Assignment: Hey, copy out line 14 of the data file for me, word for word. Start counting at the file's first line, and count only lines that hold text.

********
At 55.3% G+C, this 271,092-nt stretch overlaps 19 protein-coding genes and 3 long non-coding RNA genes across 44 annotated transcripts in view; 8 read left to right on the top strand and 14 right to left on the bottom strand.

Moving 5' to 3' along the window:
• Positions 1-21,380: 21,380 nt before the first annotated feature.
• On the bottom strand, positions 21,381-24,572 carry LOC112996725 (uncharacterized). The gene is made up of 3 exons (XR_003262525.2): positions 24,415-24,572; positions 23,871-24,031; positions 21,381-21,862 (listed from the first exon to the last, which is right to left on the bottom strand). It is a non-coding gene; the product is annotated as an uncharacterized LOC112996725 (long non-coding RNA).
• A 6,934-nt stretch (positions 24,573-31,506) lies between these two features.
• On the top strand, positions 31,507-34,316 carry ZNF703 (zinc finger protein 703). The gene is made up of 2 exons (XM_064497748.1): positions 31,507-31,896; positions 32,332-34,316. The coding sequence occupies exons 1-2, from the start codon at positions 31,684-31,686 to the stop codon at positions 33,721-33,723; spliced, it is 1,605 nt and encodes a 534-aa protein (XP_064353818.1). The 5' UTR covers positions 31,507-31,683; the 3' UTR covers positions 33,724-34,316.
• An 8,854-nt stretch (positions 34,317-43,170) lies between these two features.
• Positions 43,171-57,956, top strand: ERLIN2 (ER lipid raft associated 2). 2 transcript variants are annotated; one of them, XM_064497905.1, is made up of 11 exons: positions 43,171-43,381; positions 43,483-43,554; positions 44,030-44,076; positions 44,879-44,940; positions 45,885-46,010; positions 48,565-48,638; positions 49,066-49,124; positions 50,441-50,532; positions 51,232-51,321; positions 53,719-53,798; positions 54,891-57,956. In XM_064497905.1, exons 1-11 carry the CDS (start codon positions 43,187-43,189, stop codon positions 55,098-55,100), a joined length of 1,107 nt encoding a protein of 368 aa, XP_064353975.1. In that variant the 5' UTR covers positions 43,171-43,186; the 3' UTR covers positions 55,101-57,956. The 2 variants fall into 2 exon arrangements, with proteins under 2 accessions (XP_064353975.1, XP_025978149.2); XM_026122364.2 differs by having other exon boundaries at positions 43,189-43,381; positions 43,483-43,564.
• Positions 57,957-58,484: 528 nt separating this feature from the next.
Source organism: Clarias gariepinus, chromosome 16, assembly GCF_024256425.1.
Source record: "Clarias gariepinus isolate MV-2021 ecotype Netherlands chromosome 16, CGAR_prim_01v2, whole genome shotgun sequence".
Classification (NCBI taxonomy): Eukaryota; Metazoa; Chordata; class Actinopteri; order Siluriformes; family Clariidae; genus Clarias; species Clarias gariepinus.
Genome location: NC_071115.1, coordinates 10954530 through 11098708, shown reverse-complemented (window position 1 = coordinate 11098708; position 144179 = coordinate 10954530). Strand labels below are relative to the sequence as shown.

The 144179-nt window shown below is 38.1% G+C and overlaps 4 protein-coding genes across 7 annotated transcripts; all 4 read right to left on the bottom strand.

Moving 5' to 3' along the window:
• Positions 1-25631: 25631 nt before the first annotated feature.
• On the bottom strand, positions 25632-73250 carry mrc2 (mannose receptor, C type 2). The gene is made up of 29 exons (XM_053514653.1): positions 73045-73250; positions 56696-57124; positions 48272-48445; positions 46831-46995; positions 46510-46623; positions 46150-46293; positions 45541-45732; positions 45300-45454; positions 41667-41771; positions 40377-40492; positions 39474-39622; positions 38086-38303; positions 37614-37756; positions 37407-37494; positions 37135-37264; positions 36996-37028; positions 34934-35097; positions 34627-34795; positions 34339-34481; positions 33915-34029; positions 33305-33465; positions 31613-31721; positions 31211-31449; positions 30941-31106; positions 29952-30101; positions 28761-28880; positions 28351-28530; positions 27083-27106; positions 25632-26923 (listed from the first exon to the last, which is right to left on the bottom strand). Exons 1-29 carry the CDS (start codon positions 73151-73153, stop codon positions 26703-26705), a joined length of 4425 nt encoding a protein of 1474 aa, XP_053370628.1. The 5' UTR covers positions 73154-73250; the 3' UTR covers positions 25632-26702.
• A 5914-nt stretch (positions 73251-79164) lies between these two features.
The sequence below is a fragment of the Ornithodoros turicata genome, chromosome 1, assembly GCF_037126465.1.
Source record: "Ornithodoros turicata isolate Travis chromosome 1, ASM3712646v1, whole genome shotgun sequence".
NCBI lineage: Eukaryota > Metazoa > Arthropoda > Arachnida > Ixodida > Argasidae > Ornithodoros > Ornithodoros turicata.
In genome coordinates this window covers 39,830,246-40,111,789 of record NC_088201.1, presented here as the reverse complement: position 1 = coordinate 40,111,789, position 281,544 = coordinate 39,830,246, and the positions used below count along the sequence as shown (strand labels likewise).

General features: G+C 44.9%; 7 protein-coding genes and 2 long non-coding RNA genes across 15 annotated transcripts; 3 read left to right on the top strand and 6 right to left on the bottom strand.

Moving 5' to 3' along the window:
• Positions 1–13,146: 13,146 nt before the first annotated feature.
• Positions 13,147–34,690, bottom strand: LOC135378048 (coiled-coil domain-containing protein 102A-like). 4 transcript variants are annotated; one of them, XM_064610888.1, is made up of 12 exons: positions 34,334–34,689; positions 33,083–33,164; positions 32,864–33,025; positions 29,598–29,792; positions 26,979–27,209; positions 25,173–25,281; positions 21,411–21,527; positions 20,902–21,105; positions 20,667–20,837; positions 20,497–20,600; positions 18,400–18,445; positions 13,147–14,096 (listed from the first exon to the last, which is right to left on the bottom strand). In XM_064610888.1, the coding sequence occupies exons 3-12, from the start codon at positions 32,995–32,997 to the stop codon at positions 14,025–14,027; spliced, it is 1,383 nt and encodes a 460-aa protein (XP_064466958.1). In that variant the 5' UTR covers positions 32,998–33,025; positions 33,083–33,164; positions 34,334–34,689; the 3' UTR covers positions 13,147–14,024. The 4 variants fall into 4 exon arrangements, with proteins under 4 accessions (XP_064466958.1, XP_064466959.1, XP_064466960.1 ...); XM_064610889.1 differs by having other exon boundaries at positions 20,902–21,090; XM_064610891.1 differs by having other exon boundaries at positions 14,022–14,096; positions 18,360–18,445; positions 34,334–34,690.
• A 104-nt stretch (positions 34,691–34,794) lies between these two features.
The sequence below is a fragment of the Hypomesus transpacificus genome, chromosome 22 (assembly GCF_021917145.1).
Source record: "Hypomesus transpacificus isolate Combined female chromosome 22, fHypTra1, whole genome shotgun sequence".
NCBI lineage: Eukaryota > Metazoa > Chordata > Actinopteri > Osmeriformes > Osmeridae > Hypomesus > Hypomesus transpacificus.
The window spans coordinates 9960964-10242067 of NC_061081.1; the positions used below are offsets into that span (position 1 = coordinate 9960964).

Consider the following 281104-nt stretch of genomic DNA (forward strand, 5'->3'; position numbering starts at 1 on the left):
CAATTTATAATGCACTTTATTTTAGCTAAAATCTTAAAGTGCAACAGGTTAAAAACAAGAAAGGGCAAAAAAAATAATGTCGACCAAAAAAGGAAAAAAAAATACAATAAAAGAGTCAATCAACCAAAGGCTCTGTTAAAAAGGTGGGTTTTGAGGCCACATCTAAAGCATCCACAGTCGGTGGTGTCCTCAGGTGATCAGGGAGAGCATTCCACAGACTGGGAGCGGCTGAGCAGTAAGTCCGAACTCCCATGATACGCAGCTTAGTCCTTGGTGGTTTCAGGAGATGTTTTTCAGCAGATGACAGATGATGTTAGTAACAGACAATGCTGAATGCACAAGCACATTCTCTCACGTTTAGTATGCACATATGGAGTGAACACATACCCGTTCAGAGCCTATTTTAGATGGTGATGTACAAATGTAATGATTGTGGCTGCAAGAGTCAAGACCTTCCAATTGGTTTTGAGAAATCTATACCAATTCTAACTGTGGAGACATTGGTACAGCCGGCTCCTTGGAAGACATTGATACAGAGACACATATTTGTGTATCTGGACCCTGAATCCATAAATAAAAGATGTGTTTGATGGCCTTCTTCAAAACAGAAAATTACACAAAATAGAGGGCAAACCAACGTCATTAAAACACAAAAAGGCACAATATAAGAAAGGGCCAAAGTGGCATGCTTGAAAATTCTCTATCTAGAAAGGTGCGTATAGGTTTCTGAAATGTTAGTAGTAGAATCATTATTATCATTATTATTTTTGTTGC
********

The 144179-nt window shown below is 38.1% G+C and overlaps 4 protein-coding genes across 7 annotated transcripts; all 4 read right to left on the bottom strand.